Web development is one of the fastest growing and most in-demand occupations to date and, with no sign that this train will halt anytime soon, there’s no better time for new up-and-comers to get into the field. Even if the demand for strong developers weren’t as high as it is, there are even more reasons beyond the high demand to consider web developer careers, from freedom of scheduling and choice of employer to working/living locale and unavoidable on-the-job training.
Let’s explore just a few of the multitude of reasons that web development careers is a sure bet for many years to come!
First, How Much do Web Developers Make?: Generous Salaries and Rapidly Growing Demand
As our modern society moves deeper and deeper into the digital age, fewer of the standard offline methods of doing things will remain the norm, while instead these methods transition into their more streamlined online counterparts. According to the U.S. Bureau of Labor Statistics (BLS), employment of web developers is projected to increase 20 percent within the decade between 2012 and 2022, nearly doubling the growth of all other occupations:
The expansion is largely based on the ever-increasing drive toward eCommerce, as online purchasing is expected to grow faster than the retail industry.
An overwhelming surge of mobile device usage is also largely a cause of this projected growth, with a great deal of both new and existing websites requiring designs and development that support a mobile platform. In fact, according to the 2015 Internet Trends report, which is published annually by the venture capital firm Kleiner Perkins Caufield & Byers, mobile device usage for digital media consumption has handily surpassed that of traditional desktop platforms with no sign of slowing.
Perhaps just as critical to those looking to get their feet wet in the field of web development is the pay: How do web developer salaries match up to other similar occupations?
According to the BLS, the median annual wage in the U.S. for a web developer in May 2012 was $62,500, which as seen in the diagram below, is roughly middle of the pack for similar computer-related occupations, and well above the median across all occupations at $34,750.
Being Choosy: Web Development Offers Unparalleled Freedom
Beyond the financial benefits of a development position are the less measurable but equally important freedoms offered by such a career path. Unlike most traditional occupations, web development positions are so numerous and in such high demand that developers or prospective employees are given far more choice when it comes to factors like living area, hours, working environment, and more.
Self-Employment or Corporate Employment
While there are no shortage of development firms or even corporate businesses looking for talented web developers for hire, due to the digital nature of the work being performed, web developers are often free to choose whether to work for a larger development firm, become contracted by a corporate business, or even become self-employed and begin a small little development business outside of their own garage. According to the BLS, roughly 25 percent of all web developers are self-employed.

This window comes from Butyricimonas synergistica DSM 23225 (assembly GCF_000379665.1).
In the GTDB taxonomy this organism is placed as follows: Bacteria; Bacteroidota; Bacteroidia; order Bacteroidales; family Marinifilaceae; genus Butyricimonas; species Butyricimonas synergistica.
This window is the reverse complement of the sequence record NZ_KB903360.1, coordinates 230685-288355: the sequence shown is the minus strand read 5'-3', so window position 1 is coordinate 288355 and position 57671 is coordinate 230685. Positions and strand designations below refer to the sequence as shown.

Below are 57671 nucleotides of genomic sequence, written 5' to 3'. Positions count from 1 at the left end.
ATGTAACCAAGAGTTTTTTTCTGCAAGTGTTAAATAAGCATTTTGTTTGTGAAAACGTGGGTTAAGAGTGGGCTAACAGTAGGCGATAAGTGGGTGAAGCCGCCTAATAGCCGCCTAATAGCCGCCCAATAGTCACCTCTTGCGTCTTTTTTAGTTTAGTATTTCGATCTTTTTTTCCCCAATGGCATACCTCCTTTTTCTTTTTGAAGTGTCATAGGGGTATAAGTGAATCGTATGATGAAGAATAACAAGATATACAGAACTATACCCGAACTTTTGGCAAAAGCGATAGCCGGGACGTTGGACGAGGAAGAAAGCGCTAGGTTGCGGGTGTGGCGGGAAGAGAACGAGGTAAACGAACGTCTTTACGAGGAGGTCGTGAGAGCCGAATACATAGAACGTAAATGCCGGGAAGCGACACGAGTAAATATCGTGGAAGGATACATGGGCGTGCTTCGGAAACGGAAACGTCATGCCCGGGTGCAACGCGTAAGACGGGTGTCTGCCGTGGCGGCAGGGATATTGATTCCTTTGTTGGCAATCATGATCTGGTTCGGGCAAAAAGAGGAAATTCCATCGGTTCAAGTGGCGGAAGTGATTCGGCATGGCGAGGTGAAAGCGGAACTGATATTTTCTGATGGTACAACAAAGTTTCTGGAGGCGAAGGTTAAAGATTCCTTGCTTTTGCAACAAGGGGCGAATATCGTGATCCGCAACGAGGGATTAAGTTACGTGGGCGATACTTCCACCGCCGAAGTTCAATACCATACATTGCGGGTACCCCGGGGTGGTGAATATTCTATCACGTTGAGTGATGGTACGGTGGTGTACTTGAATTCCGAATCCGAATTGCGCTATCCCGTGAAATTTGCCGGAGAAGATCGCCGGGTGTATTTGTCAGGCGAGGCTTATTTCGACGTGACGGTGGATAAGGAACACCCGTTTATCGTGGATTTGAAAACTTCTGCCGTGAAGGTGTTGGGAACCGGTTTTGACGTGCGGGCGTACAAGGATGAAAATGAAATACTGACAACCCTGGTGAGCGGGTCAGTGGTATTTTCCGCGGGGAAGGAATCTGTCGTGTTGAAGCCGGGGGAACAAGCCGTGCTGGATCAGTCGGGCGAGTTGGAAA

Similar to choosing whom to work for, web developers are often given far more freedom of where to physically do the day-to-day labor of their craft compared to traditional occupations. A 2015 survey of more than 16,000 developers using the very popular StackOverflow discussion platform shows that 29% of developers work remotely at least part-time and often from home — a sizeable increase from the 21% the year prior.
Perhaps surprisingly, the same 2015 StackOverflow survey also indicates that developers who work remotely full-time earn roughly 40% more than developers who are purely office-bound.
Brain Power: Constantly Improving Your Technical Prowess
Perhaps one of the least tangible benefits of a career in web development, but certainly one of the most beneficial, is the constant and unavoidable personal growth throughout your career.
Both while initially learning the ropes and after being in the industry for many years, web developers will naturally find themselves continuing to grow their breadth of knowledge and technical prowess as new technologies emerge and become popularized, or various coding methodologies are adopted and later thrown by the wayside.
While some may view this constant evolution of personal growth as a bit overwhelming or even scary, it brings with it a great deal of job security and stability that other non-technical positions simply cannot provide. As a relative example, looking back just five years to mid-2010 using Google Trends (a measurement of relative search term frequency), we can compare two currently popular languages of PHP and AngularJS: Based solely on relative search trends, we can see that PHP has dropped in search frequency by roughly 38% over the past five years, while the new technology of AngularJS took hold in late 2012 and has since risen dramatically with roughly 11% of the relative search frequency of PHP.
While these are dramatically different technologies and PHP remains a very popular language, it is a strong indication of the rapid rate of change and evolution within the web development space. As new technologies emerge and frameworks take advantage of those technologies — such as the popular MEAN framework that utilizes AngularJS — then employment and job opportunities will be quick to follow.
Intelligent web developers will stay abreast of these latest trends and technologies, thus always ensuring themselves a place at the table of employment for years to come.